Foundations, nonprofits see boost in investment returns; other economic indicators still bleak

By Donna Gordon Blankinship, AP
Wednesday, June 30, 2010

Nonprofits see investment returns jump in 2009

SEATTLE — Charitable foundations and nonprofit organizations are seeing signs of an economic recovery, with double-digit returns on their investments last year, but an organization that studies charities says there are indications nonprofits still face tough times.

Demand for services continues to rise, government contracts are decreasing, donations were down at many nonprofits during the past two years, and some organizations took out loans to meet their commitments in 2009.

A pair of reports being released Thursday by Commonfund of Wilton, Conn., offers some positive news, but not enough to erase the losses of the past few years.

Commonfund says private and community foundations as well as charities are all reporting the highest investment returns they’ve seen in years — averaging 21 percent for the year ending Dec. 31, 2009, after declining 26 percent in fiscal 2008.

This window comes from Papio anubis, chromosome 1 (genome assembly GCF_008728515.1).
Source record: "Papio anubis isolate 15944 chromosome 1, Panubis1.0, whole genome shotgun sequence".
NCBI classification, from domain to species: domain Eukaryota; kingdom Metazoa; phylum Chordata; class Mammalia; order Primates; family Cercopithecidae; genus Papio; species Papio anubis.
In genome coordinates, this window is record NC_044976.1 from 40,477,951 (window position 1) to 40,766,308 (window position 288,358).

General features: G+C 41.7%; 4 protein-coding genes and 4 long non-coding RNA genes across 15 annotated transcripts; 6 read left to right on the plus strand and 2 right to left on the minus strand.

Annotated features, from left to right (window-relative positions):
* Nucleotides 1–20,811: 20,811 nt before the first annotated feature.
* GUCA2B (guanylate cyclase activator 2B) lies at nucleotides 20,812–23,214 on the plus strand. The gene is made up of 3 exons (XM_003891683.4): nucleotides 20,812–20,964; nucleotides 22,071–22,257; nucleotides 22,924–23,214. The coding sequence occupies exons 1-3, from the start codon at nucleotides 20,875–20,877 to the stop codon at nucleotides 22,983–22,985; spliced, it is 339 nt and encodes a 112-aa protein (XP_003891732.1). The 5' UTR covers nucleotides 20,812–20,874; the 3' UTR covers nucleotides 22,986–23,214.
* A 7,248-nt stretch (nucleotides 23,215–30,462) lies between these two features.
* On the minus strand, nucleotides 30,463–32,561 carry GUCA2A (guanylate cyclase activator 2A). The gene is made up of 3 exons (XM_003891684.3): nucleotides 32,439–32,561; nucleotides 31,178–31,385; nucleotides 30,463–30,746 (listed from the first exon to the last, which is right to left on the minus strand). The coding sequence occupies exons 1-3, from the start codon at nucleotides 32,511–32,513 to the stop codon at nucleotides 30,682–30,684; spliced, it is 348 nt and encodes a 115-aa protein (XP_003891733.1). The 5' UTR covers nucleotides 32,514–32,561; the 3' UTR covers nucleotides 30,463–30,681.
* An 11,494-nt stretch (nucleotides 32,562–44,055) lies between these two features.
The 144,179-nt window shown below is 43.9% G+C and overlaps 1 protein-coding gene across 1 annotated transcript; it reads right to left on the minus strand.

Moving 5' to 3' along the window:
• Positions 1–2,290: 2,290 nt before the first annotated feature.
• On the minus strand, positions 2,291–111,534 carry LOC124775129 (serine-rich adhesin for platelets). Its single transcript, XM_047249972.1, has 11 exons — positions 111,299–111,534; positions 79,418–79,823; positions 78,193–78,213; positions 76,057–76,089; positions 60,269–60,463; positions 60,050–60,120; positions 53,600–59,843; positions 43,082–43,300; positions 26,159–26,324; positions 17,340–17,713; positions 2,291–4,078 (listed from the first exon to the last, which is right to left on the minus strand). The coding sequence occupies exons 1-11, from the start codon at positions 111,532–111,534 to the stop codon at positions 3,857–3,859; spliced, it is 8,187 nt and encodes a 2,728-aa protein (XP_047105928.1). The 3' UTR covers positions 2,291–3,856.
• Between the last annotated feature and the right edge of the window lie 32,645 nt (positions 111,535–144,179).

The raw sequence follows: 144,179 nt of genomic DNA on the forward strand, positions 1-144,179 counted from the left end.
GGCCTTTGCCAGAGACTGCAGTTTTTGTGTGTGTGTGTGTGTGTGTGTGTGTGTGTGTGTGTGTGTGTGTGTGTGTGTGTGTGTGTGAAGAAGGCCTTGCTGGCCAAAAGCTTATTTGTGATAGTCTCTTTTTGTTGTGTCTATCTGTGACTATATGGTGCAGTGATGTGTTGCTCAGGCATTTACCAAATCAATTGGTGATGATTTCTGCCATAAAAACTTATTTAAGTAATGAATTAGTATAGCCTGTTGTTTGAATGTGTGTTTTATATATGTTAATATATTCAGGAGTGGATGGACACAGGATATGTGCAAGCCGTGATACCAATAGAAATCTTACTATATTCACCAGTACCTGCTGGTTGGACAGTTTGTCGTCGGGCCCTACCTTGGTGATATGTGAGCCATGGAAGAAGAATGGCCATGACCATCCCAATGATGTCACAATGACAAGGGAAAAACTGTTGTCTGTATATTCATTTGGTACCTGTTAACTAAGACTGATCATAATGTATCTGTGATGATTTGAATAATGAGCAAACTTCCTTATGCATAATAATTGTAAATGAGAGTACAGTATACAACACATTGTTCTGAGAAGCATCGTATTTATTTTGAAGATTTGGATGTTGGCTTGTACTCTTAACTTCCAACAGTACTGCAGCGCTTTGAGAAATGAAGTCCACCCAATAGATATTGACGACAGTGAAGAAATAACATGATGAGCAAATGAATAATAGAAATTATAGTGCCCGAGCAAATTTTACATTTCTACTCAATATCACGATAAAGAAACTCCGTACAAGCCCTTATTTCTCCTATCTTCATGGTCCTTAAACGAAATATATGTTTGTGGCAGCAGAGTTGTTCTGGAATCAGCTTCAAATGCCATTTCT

But the investments of both charities and foundation are still about 10 percent below their peak at the beginning of 2008.

It would take several years of strong market returns to bring these organizations back to the financial health they had in 2008, said Bill Jarvis, director of the research arm of the investment company that advises nonprofits.

One year of positive returns is good, but total recovery could take as long as a decade, he added.

Average three-year returns for the 173 foundations participating in the study was minus 1.1 percent. The average three years return for operating charities was minus .7 percent.

“It’s hard to see how they’re going to maintain their mission-based spending,” Jarvis said.

Among the nonprofit organizations, investment returns reported by cultural and religious organizations averaged 22.3 percent, while social services averaged 17.1 percent.




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